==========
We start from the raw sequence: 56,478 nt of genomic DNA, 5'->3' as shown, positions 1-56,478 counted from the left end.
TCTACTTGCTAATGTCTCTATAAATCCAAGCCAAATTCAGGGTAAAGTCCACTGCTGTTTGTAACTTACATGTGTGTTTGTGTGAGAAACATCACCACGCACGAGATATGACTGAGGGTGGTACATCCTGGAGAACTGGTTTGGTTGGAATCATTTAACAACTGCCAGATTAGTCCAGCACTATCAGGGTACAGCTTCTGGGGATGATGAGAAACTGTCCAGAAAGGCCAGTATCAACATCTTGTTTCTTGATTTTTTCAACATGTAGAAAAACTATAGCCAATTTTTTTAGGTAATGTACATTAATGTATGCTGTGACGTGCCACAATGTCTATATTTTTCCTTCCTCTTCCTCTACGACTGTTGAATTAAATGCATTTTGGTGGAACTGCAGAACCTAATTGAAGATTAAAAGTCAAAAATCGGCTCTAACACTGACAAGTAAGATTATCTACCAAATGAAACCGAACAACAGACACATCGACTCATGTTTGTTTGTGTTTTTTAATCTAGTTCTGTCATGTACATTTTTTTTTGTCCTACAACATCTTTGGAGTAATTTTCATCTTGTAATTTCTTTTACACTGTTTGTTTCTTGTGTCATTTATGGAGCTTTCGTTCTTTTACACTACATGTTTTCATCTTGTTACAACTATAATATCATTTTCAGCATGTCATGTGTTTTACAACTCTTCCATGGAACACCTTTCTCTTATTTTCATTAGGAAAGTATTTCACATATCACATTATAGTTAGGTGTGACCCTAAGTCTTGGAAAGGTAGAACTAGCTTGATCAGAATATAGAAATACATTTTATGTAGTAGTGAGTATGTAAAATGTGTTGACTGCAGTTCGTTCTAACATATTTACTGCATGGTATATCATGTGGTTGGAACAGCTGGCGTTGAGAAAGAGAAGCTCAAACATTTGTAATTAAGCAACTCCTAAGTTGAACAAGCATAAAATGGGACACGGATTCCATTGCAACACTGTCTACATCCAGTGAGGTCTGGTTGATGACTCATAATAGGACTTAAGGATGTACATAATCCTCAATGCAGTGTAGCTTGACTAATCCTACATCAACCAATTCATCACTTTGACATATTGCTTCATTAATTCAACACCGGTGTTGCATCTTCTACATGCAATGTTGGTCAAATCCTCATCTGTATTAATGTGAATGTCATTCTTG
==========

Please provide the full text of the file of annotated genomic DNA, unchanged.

We start from the raw sequence: 56,478 nt of genomic DNA, 5'->3' as shown, positions 1-56,478 counted from the left end.
TCTACTTGCTAATGTCTCTATAAATCCAAGCCAAATTCAGGGTAAAGTCCACTGCTGTTTGTAACTTACATGTGTGTTTGTGTGAGAAACATCACCACGCACGAGATATGACTGAGGGTGGTACATCCTGGAGAACTGGTTTGGTTGGAATCATTTAACAACTGCCAGATTAGTCCAGCACTATCAGGGTACAGCTTCTGGGGATGATGAGAAACTGTCCAGAAAGGCCAGTATCAACATCTTGTTTCTTGATTTTTTCAACATGTAGAAAAACTATAGCCAATTTTTTTAGGTAATGTACATTAATGTATGCTGTGACGTGCCACAATGTCTATATTTTTCCTTCCTCTTCCTCTACGACTGTTGAATTAAATGCATTTTGGTGGAACTGCAGAACCTAATTGAAGATTAAAAGTCAAAAATCGGCTCTAACACTGACAAGTAAGATTATCTACCAAATGAAACCGAACAACAGACACATCGACTCATGTTTGTTTGTGTTTTTTAATCTAGTTCTGTCATGTACATTTTTTTTTGTCCTACAACATCTTTGGAGTAATTTTCATCTTGTAATTTCTTTTACACTGTTTGTTTCTTGTGTCATTTATGGAGCTTTCGTTCTTTTACACTACATGTTTTCATCTTGTTACAACTATAATATCATTTTCAGCATGTCATGTGTTTTACAACTCTTCCATGGAACACCTTTCTCTTATTTTCATTAGGAAAGTATTTCACATATCACATTATAGTTAGGTGTGACCCTAAGTCTTGGAAAGGTAGAACTAGCTTGATCAGAATATAGAAATACATTTTATGTAGTAGTGAGTATGTAAAATGTGTTGACTGCAGTTCGTTCTAACATATTTACTGCATGGTATATCATGTGGTTGGAACAGCTGGCGTTGAGAAAGAGAAGCTCAAACATTTGTAATTAAGCAACTCCTAAGTTGAACAAGCATAAAATGGGACACGGATTCCATTGCAACACTGTCTACATCCAGTGAGGTCTGGTTGATGACTCATAATAGGACTTAAGGATGTACATAATCCTCAATGCAGTGTAGCTTGACTAATCCTACATCAACCAATTCATCACTTTGACATATTGCTTCATTAATTCAACACCGGTGTTGCATCTTCTACATGCAATGTTGGTCAAATCCTCATCTGTATTAATGTGAATGTCATTCTTG